A Chip of Glass Ruby by Nadine Gordimer
In A Chip of Glass Ruby by Nadine Gordimer we have the theme of sacrifice, prejudice, selfishness, justice, commitment and apartheid. Set in South Africa the story is narrated in the third person by an unnamed narrator and after reading the story the reader realises that Gordimer may be exploring the theme of sacrifice. Mrs Bamjee throughout the story is thinking of others and taking risks in order to help others. Something that is noticeable by her acquisition of the duplicating machine. With the machine she is able to spread a message of protest to others. A protest that involves highlighting the injustices of apartheid that existed in South Africa and which was formally established in the 1950s and followed through till its cessation in 1991. Mrs Bamjee is dedicated to the anti-apartheid cause even though it does not directly affect her. Due to her ethnicity (Indian) she is not subject to the same punitive measures that affected black people in South Africa. This may be important as it suggests that though apartheid is not necessarily Mrs Bamjee’s fight she still nonetheless is prepared to sacrifice all she has, including her freedom, in order to help others.
This is in contrast to her husband Bamjee who throughout the story shows a selfish and uncaring streak when it comes to the subject of apartheid. Because apartheid does not affect him directly he has no concerns about its effects on others, unlike Mrs Bamjee. In reality both Bamjee and Mrs Bamjee are politically the opposite of each other. One (Mrs Bamjee) can see that there is a great injustice being done and is looking for equality for all South Africans while throughout the story Bamjee thinks of no one but himself. Even suggesting that Mrs Bamjee’s arrest is her own fault. At no stage does he show his wife any support. As far as Bamjee is concerned Mrs Bamjee has a role to play and that role involves her life being centred on Bamjee and the family. While Mrs Bamjee is a struggling political activist Bamjee on the other hand has no time for anybody but himself.
The role that Mrs Bamjee’s children play may also be important as unlike Bamjee they are supportive and understanding of their mother. While she is in prison Jimmy and Girlie visit her to offer her their support. They can both see that Mrs Bamjee is seeking justice for black people in South Africa. For black people to be treated as equal to whites. Mrs Bamjee does not discriminate when it comes to the colour of a person’s skin something that cannot be said for Bamjee. There is a sense that he supports apartheid and considers himself to be better than black people. He does not wish to be involved in any way political or otherwise with the struggles the anti-apartheid movement faced at the time. Again his position in life is solely based on what others can do for him particularly what Mrs Bamjee can do for him.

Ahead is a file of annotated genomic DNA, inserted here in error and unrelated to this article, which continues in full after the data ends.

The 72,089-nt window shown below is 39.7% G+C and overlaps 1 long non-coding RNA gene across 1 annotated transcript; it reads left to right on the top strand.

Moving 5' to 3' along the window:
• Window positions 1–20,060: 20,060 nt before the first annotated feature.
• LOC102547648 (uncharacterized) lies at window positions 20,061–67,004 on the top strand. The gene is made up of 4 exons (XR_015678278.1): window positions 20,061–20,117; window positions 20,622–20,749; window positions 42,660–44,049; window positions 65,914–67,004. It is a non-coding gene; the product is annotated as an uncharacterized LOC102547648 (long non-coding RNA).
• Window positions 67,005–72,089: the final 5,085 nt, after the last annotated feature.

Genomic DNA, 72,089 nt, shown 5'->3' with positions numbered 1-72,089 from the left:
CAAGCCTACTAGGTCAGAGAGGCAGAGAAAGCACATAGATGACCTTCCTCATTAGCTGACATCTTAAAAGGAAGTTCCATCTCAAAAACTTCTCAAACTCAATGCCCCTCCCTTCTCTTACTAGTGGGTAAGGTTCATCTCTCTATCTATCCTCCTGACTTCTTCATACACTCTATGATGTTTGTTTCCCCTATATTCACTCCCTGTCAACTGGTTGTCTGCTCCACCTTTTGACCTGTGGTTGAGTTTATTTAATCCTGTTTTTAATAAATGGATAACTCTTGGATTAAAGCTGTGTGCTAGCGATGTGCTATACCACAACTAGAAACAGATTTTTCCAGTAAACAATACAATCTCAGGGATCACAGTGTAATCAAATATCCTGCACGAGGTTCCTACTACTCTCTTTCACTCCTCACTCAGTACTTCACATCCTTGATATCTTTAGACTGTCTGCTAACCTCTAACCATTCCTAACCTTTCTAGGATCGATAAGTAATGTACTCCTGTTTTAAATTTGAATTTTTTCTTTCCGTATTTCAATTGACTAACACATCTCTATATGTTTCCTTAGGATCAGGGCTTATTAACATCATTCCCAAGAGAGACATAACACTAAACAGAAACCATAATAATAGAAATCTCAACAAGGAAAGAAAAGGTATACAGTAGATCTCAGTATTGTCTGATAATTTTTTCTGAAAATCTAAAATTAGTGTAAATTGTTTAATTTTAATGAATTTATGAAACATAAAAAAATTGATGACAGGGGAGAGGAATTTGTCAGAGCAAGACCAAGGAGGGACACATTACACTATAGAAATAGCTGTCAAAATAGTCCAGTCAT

How unselfish Mrs Bamjee actually is; is also noticeable near the end of the story when she reminds Girlie that it is Bamjee’s birthday. Though she is on hunger strike in protest of what is happening to black people in South Africa she is still balanced enough in life to remember that it is Bamjee’s birthday. Though some critics may suggest that Mrs Bamjee should forget about Bamjee, particularly due to the lack of support he gives her, it is possible that Gordimer is focusing on Mrs Bamjee’s ability to remember others. To not put the spotlight on her own life as Bamjee does. There is also a sense that Bamjee is disgruntled while he is eating his breakfast. Possibly because he has had to prepare it for himself. The setting of the story may also be important as all the action takes place in Bamjee’s home. It is possible that by doing so Gordimer is attempting to highlight that South Africa was the only country in the world in whereby apartheid existed. It was confined to the one place.
The end of the story is also interesting as Bamjee despite his misgivings about Mrs Bamjee’s actions realises that he loves her because she is different to others. She is not like other Indian women. She is prepared to sacrifice her life not only for the anti-apartheid movement but Bamjee knows that she is also prepared to sacrifice her life for him and the family too. She is unwavering in her dedication to both her family and the anti-apartheid movement. Standing up for others who are unable to stand up for themselves. All in order to seek equality for every man, woman and child in South Africa. While Bamjee may not be able to connect with the anti-apartheid movement there is a sense at the end of the story that he does understand Mrs Bamjee’s commitment and it is this commitment that he has fallen in love with. He may not like the direction Mrs Bamjee is going (hunger strike) but he understands she is a forthright and strong woman who believes in equality for all. Even if it means that she must sacrifice her life to achieve her goal.